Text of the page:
Tuesday, October 23, 2007

Record Yourself

Our ears often lie to us. Problems go undetected, we let ourselves get away with sloppy work, and we don't fully hear our sound while making it.

We need a second set of ears, and recording ourselves practicing can do the trick. Whether you use a recording walkman (many of them still in use and lovingly maintained), a mini-disc recorder, an ipod recording plugin, or a laptop recording directly to hard drive, there are many ways to record your work in the practice room.

Here is one way you can do it:

1. Record yourself in either a section of a work, the entire work, or the entire practice session.

2. Listen to what you recorded.

3. Decide what needs to be fixed and get deeper into your practice session.

Listening to a playback of a practice session can be quite disheartening at times. The way we sound when we're playing often differs from what shows up on a recording, with the benefit of a little distance from the source. We also tend to have a certain objectivity listening to others play that we don't always have in our own playing. Listening to ourselves on recording forces us to listen with that same audio-specific, objective set of ears and can open the door to new insight that can inform our next step in the practice room.

Next: Add to your Skills by Learning Theory


  1. This is a superb technique, I use it all the time. My little Creative MP3 player lets me record stuff, so I just stick it on record, and balance it on the piano stool.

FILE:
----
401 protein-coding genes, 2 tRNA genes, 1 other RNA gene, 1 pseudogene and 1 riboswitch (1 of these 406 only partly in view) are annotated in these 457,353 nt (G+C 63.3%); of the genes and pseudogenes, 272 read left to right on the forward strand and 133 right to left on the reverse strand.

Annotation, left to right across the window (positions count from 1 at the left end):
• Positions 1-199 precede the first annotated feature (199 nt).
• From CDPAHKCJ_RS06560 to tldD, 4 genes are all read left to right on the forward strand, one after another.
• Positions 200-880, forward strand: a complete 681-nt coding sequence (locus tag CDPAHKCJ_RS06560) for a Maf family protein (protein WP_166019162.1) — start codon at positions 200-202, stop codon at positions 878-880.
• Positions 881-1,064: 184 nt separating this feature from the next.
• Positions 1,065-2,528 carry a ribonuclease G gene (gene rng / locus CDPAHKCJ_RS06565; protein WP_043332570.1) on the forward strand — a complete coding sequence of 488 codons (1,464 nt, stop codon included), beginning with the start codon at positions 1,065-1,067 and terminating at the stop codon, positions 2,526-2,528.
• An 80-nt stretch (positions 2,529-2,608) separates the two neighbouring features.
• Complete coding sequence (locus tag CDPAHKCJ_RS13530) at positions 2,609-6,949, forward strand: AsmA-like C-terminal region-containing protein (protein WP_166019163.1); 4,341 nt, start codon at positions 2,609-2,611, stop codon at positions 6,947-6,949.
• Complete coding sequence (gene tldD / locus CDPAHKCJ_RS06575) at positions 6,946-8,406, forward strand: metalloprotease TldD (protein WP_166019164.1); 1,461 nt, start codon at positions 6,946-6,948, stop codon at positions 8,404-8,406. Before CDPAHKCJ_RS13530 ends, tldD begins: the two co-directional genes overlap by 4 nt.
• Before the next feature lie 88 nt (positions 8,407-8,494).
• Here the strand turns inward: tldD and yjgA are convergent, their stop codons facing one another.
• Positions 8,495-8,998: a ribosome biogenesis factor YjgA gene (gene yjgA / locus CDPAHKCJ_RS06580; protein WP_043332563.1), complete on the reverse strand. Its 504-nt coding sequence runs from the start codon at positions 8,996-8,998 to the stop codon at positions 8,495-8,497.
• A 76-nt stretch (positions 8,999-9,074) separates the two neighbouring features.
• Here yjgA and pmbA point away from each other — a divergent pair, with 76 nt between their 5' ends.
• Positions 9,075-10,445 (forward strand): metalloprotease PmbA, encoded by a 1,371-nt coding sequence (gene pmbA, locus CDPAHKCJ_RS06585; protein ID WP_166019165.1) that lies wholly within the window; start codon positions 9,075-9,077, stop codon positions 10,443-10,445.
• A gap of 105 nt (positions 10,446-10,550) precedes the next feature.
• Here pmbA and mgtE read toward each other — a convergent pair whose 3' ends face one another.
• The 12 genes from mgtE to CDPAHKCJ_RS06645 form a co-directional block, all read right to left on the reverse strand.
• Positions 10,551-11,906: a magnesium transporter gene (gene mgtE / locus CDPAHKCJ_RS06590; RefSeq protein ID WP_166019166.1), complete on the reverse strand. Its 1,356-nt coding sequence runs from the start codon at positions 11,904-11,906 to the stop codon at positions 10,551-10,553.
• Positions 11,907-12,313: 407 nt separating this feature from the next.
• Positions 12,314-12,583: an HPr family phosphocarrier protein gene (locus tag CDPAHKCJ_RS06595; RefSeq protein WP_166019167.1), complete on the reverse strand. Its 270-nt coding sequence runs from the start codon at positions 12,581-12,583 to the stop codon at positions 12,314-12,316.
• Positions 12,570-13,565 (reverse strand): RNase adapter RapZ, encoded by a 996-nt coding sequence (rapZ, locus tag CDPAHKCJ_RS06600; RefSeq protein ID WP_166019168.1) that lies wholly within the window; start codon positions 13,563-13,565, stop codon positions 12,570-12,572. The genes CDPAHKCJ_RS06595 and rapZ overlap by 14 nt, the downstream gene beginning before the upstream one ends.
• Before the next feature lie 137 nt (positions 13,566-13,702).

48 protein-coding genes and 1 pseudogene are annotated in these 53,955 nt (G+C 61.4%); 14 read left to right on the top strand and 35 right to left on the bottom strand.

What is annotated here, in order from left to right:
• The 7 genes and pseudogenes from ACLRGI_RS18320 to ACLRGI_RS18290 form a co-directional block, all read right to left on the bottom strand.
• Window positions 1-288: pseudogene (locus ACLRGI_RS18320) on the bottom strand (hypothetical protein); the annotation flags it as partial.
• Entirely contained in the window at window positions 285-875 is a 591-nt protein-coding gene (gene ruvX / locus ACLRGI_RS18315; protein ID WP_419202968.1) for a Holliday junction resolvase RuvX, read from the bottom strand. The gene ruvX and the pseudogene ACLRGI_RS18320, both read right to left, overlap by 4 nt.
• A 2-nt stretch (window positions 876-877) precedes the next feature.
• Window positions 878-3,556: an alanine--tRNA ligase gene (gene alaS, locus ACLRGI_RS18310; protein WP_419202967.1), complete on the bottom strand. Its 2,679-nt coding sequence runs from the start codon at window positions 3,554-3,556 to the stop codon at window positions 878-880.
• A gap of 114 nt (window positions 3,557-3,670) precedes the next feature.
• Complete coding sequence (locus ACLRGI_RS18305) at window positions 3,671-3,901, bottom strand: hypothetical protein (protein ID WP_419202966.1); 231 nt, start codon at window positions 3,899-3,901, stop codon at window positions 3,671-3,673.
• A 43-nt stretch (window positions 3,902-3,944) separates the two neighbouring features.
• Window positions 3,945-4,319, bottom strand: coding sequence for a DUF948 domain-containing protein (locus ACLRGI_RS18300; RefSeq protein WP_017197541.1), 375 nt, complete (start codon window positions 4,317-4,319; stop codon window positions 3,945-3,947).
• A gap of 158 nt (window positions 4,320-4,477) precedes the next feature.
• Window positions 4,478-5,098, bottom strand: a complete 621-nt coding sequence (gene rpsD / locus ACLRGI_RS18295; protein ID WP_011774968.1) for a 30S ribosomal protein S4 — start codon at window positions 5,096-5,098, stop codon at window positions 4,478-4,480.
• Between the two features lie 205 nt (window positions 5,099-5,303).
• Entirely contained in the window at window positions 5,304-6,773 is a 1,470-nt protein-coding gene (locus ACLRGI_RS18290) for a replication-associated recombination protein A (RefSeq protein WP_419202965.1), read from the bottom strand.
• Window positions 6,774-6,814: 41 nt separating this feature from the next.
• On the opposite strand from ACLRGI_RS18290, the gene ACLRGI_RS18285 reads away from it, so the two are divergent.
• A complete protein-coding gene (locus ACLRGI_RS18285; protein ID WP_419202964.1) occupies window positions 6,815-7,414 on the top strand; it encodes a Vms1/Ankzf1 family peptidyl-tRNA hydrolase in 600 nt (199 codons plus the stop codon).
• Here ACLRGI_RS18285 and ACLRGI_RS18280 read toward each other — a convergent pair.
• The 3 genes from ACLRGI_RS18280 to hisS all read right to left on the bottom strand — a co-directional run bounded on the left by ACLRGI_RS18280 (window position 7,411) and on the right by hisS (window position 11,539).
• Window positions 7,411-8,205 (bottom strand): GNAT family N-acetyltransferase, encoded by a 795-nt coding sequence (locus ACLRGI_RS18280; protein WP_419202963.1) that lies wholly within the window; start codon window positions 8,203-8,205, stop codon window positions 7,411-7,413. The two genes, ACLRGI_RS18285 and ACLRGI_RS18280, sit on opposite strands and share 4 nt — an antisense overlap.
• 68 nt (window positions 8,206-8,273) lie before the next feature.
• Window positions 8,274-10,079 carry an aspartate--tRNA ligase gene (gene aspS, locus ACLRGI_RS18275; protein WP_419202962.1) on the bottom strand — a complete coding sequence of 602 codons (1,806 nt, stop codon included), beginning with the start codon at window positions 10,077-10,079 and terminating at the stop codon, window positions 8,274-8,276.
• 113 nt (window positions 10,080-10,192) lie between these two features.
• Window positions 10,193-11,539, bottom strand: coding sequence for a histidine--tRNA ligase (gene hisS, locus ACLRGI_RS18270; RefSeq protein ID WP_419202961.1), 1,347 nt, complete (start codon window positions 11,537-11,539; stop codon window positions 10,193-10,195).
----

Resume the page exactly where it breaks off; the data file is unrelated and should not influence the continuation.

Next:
It also means I can do rough recording of accompaniments for people, without having to set up the microphones.

    It can be depressing, though, as it does show up my overuse of the sustain pedal, and the fact that I keep getting faster!

    This is a brilliant series, Chris, thanks very much for it!

  2. Thanks, mat.

    I'm always scared of hearing recordings of myself. But it's like having another teacher looking over your shoulder, one who tells nothing but the unadorned truth about my playing.

  3. I find I never take as much time in breath marks or phrasing as I think I do - time may stop for me but in reality it's 3 seconds!
    Great suggestion, no matter what the instrument/voice.

  4. Elinor Lawson, my piano instructor at university, introduced me to recording practices. As everyone has said, listening to the playback can be disheartening to say in the least.

    My studio is set up so I can record lessons for those students who wish to do so. Boy can I tell you refers to their lesson CD's and who doesn't!

  5. I also try to record everything. Then, I have a HARD time making myself sit down & listen. I tell my students (and work hard at telling myself) that even though my top three most hated tools as a singer are 1) the mirror, 2) the audio recording, 3) the VIDEO recording the tools that help me most (of things I can struggle with for MONTHS! & fix within a week using the tools) are: 1) the mirror, 2) the audio recording, 3) the video recording. It's HARD but if you try to listen as a "teacher of a student" and not as if you're listening to "your" performance, it becomes crystal clear the areas that need work & you can immediately "up your game."

  6. I agree, Rachel. Having input like a recording holds the mirror up to us as teachers and forces us use our own tools on ourselves. Physician, heal thyself!